I think that too often we don’t celebrate the talents, skills, knowledge bases and dedication levels of every day working people. The truth is that we all, no matter what our professions or our vocations are, have duties and callings to help us provide the most value to those around us.  There are always others out there who wish that they had the opportunities that we have. In economics, this concept is called “marginal benefit.” Our goal, as a community, is to put everyone in a position where they can provide the highest marginal benefit to society so that we can reach our peak value or output. So, if your passion and your skill sets are calling you to be a teacher, strive to be the best teacher that you can be for all of us who could never stand up in front of a class every day and help mold the next generation in society. If your passion and skill sets call you to be a janitor, take pride in your work in providing all of us with a pleasant and sanitary environment for the health and safety for all of those who occupy your work space. More importantly, let this be a reminder and an opportunity for us to applaud and appreciate everyone’s unique gifts, talents and duties around us.

The fact is that we should all seek to find what our duty and calling is in life so that we can not only make ourselves as happy as possible, but also to help those around us the best that we can. If you are doing this right now, that is awesome and I applaud you. I would also challenge you to encourage those around you to do the same. If you do not feel as though you are there yet, please do not get discouraged. Think about five simple things that you can do daily in order to put yourself on that path so that you can find yourself at that place within the future. Write those five things down and track yourself weekly to make sure that you are slowly progressing onward to your dream and goal. Keep the hope alive and know that we are all with you, encouraging you along the way.


My wife recently painted this “color study” style portrait of me to get some practice. I think it makes me look a lot cooler than I am so I thanked her for that.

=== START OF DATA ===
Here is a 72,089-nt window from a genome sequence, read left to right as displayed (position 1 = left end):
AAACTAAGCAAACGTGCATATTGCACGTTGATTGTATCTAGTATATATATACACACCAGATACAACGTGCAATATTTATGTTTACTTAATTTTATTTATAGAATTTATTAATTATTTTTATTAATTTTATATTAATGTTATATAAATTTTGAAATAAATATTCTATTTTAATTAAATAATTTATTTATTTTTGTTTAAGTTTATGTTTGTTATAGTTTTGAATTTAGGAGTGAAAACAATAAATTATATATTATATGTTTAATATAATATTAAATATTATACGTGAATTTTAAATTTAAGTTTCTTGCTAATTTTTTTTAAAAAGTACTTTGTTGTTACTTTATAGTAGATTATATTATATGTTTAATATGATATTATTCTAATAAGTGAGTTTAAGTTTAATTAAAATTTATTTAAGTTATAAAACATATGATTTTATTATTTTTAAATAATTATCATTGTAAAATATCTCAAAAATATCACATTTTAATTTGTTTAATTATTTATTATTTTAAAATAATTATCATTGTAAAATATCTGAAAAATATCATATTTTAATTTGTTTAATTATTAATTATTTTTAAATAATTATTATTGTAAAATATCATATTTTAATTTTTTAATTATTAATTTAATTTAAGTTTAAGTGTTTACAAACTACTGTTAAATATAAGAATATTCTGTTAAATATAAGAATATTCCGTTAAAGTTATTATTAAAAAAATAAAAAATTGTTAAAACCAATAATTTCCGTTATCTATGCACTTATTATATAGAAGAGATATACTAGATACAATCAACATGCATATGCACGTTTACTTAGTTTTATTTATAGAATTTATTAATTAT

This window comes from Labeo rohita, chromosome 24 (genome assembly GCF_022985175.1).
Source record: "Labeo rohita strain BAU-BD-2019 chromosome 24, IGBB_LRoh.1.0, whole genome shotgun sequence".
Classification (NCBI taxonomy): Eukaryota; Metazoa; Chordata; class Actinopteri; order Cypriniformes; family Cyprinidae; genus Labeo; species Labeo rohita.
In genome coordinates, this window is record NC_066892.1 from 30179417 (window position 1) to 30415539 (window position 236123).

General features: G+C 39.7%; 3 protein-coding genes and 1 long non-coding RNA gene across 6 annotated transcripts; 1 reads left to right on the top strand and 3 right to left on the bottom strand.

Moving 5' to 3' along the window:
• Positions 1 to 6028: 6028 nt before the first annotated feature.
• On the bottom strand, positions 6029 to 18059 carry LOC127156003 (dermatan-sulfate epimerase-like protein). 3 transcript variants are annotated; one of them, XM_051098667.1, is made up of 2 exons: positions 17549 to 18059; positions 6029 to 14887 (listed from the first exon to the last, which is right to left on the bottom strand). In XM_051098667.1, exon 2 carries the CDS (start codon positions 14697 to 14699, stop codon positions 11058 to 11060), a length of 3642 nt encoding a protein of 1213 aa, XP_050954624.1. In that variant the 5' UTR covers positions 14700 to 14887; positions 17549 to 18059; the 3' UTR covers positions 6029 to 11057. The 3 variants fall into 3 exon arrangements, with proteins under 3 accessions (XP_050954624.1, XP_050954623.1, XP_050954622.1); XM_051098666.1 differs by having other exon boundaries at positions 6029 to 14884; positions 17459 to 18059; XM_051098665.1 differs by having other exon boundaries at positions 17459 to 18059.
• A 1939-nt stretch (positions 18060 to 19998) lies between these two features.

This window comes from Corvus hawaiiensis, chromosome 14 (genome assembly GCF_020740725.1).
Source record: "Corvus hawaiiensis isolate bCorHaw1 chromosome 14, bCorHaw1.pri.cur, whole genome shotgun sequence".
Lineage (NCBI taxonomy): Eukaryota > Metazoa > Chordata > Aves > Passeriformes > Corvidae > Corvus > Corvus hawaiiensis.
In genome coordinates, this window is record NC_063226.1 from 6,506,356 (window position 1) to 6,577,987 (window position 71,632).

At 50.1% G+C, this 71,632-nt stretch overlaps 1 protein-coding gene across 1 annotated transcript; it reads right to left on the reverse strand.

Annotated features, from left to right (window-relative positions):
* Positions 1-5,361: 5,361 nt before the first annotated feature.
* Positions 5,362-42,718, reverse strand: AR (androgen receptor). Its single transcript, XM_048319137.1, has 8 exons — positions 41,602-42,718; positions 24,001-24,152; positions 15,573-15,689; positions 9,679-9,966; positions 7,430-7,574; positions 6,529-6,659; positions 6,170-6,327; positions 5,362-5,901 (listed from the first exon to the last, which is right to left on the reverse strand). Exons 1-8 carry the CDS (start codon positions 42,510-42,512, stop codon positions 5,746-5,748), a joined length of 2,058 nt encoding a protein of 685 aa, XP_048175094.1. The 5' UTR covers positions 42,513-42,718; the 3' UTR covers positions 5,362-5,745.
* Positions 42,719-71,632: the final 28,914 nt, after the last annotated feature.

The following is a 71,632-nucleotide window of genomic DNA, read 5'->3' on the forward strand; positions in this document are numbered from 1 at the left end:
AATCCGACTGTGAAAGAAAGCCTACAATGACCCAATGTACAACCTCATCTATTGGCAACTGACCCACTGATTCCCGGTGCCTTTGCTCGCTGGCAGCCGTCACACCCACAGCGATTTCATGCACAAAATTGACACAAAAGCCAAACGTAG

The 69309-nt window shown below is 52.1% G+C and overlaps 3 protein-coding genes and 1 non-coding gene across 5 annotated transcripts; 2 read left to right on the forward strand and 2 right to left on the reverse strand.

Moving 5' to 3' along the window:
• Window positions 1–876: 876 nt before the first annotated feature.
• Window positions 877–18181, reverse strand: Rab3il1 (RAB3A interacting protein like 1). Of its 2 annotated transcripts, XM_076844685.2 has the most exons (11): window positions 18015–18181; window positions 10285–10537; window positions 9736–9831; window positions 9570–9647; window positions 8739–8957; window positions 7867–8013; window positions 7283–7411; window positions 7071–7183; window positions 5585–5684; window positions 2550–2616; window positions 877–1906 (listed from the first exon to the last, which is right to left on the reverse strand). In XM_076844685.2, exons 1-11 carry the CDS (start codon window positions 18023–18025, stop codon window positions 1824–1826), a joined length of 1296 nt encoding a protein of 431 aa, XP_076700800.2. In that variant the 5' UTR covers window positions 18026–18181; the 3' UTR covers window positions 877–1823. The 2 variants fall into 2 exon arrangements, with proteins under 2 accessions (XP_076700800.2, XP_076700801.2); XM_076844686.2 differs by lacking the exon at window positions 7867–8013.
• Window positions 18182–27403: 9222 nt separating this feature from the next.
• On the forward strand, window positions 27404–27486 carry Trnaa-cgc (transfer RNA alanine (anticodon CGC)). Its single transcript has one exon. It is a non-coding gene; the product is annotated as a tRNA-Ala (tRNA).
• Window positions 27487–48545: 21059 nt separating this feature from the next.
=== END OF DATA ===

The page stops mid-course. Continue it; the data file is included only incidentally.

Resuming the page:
“For as in one body we have many members, and the members do not all have the same function, so we, though many, are one body in Christ, and individually members one of another. Having gifts that differ according to the grace given to us, let us use them: if prophecy, in proportion to our faith; if service, in our serving; the one who teaches, in his teaching; the one who exhorts, in his exhortation; the one who contributes, in generosity; the one who leads, with zeal; the one who does acts of mercy, with cheerfulness.” – Romans 12:4-8

“For I know the plans I have for you, declares the Lord, plans for welfare and not for evil, to give you a future and a hope.” – Jeremiah 29:11

New Acquaintances

Hi World!

As you’ve heard in Kyle’s weekly blog I’m the mysterious other entity to this startup known as Genesis. Kyle and I have known each other for almost ten years and now we have embarked on this journey. It has been a great experience so far as we have hit miniature peaks and valleys in the process but we’ve definitely been learning throughout.

The saying “Good things come to those that wait” is really true but is a hard mantra to follow, especially in the age we’re in. You can Google any question you have and get answers in seconds.  For those out there who barely scrape the millennial generation (yours truly), you’ll recall the days when to find the answer to something you had to go through your Britannica collection or had to check out a book from a library. That process seems so distant to where we are now!